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Research on Parkinson’s disease and leukaemia

New Bavarian research network finances FAU projects

Two projects of Friedrich-Alexander-Universität Erlangen-Nürnberg (FAU) will be funded by the recently established Bavarian Research Network for Molecular Biosystems (BioSysNet): Dr. Beate Winner from the Interdisciplinary Centre for Clinical Research (IZKF) is investigating disrupted connections between nerve cells in the early stages of Parkinson’s disease. Prof. Dr. Robert Slany from the Department of Genetics is studying the medical processes which occur in children with leukaemia. The research network has received a total of 18.1 million euros in funding from the Bavarian State Ministry for Science, Research and the Arts as part of the initiative ‘Bavaria on the Move’.

Investigating the early stages of Parkinson’s diesease
“Patients with Parkinson’s are subject to various proteins collecting in the nerve cells such as alpha-syncucleins,”explains Dr. Beate Winner. “This inhibits the interaction between the nerve cells as small clumps of protein which contain alpha-synuclein block the connection between the nerve cells”. Dr Winner, Dr. Francesc Perez-Branguli and their research team are currently investigating which additional genetic factors contribute to this loss of connectivity. The research project ‘Transcriptome analyses for investigating synaptic dysfunction in synucleinopathies’ will receive approximately 250,000 euros in funding from the BioSysNet project.

Learning about children with leukaemia
Prof. Dr. Robert Slany’s project aims to gain a greater understanding into leukaemia in children. “Leukaemia cells can be compared to a pocket watch that can no longer keep time as parts of the mechanism are moving too quickly,” describes Professor Slany. This leaves the bodies control mechanisms completely out of control. As a result, leukaemia cells become resistant to any attempt to stop them from growing and eventually overwhelm the organism.

“Up until now we have explored several different potential causes to discover the reason for this abnormal behaviour. However, now we are able to use ground breaking techniques to examine the complete mechanism and its individual parts by observing and analysing it as a whole,” says Slany. By comparing healthy cells and leukaemia cells with methods used in the field of systems biology, Slany and his team were able to examine the entire progression of Leukaemia for the first time from the top down and thus gain a better understanding of it. The equipment required for this research technique is still extremely expensive and it is all but impossible to finance it with funding from traditional research grants. “This is why the innovative Bavarian Research model BioSysNet is a unique opportunity for us to further pursue our research objectives. Professor Slany’s project is entitled ‘Transcriptional priming as global mechanism controlling self renewal and differentiation during hematopoietic development”. The project has received a research grant of 250,000 euros from the Bavarian research network.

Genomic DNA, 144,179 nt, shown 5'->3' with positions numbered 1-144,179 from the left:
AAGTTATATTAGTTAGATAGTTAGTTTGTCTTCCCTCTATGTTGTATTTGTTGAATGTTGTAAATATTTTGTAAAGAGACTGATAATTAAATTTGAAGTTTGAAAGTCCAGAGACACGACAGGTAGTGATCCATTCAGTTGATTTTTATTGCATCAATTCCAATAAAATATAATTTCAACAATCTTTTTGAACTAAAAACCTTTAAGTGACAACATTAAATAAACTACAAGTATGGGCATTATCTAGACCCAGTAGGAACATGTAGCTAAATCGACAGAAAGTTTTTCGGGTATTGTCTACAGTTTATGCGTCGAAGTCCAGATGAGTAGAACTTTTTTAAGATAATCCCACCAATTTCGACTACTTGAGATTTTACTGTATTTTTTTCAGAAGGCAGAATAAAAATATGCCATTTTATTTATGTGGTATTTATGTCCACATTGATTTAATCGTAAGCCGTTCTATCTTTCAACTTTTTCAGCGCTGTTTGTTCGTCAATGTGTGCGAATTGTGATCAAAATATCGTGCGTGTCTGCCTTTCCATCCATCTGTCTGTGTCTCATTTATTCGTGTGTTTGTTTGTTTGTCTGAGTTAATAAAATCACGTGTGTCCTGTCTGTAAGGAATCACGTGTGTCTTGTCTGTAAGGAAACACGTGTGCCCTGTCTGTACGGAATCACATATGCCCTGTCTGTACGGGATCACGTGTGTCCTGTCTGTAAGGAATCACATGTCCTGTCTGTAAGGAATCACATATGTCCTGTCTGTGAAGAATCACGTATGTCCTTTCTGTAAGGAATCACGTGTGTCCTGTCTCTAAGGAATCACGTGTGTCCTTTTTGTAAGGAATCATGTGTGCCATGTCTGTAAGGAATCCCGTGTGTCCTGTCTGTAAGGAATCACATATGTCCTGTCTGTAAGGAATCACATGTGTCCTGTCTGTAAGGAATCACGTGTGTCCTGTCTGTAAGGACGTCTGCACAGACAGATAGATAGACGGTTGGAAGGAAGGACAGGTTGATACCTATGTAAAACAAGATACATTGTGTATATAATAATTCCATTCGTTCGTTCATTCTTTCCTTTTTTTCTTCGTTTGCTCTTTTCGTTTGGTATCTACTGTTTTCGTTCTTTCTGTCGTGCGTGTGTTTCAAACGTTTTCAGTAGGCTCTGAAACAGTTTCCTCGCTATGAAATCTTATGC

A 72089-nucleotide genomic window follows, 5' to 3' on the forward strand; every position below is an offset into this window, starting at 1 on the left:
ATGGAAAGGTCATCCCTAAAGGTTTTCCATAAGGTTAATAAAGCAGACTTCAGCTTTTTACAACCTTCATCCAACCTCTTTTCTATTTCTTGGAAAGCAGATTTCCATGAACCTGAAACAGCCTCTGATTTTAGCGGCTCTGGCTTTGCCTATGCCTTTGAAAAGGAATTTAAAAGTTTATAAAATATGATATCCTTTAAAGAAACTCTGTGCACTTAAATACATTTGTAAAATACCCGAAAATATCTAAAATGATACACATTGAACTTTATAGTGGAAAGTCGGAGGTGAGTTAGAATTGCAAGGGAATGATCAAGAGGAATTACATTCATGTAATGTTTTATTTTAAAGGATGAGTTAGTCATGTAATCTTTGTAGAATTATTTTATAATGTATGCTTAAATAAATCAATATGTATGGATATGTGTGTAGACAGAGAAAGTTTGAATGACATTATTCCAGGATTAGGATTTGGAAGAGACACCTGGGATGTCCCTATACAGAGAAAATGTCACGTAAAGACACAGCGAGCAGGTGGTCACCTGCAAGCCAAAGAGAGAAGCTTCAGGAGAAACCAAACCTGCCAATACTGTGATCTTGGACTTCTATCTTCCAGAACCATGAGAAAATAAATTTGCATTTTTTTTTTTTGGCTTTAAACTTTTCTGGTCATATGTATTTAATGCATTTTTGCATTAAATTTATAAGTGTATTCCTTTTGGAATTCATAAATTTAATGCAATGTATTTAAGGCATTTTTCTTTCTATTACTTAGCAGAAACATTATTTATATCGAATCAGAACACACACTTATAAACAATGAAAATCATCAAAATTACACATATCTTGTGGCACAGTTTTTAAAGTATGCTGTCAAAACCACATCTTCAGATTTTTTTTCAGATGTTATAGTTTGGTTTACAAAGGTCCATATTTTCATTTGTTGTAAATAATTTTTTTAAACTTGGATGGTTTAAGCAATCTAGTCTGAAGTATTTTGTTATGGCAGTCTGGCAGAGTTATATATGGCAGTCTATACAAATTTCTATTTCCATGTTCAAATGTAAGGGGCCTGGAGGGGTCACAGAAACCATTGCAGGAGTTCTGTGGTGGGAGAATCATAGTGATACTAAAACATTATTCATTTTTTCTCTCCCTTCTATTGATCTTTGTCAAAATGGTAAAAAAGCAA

BioSysNet
The Bavarian Research Network for Molecular Biosystems aims to reinforce, promote and consolidate biological systems research in Bavaria and currently funds 23 projects at universities and universities of applied sciences in Bavaria. BioSysNet protects innovation in a future-oriented research field central to all academic and commercial activities in biomedicine. The Centre aims to train a new generation of interdisciplinary thinking scientists capable of meeting future challenges in the life sciences in Germany and Europe.

Further information for the press:

PD Dr. Beate Winner
Tel.: 09131/85-39301
beate.winner@med.uni-erlangen.de

Prof. Dr. Robert Slany
Tel.: 09131/85-28527
rslany@biologie.uni-erlangen.de

uni | media service | research No. 19/2012 on 16.5.2012

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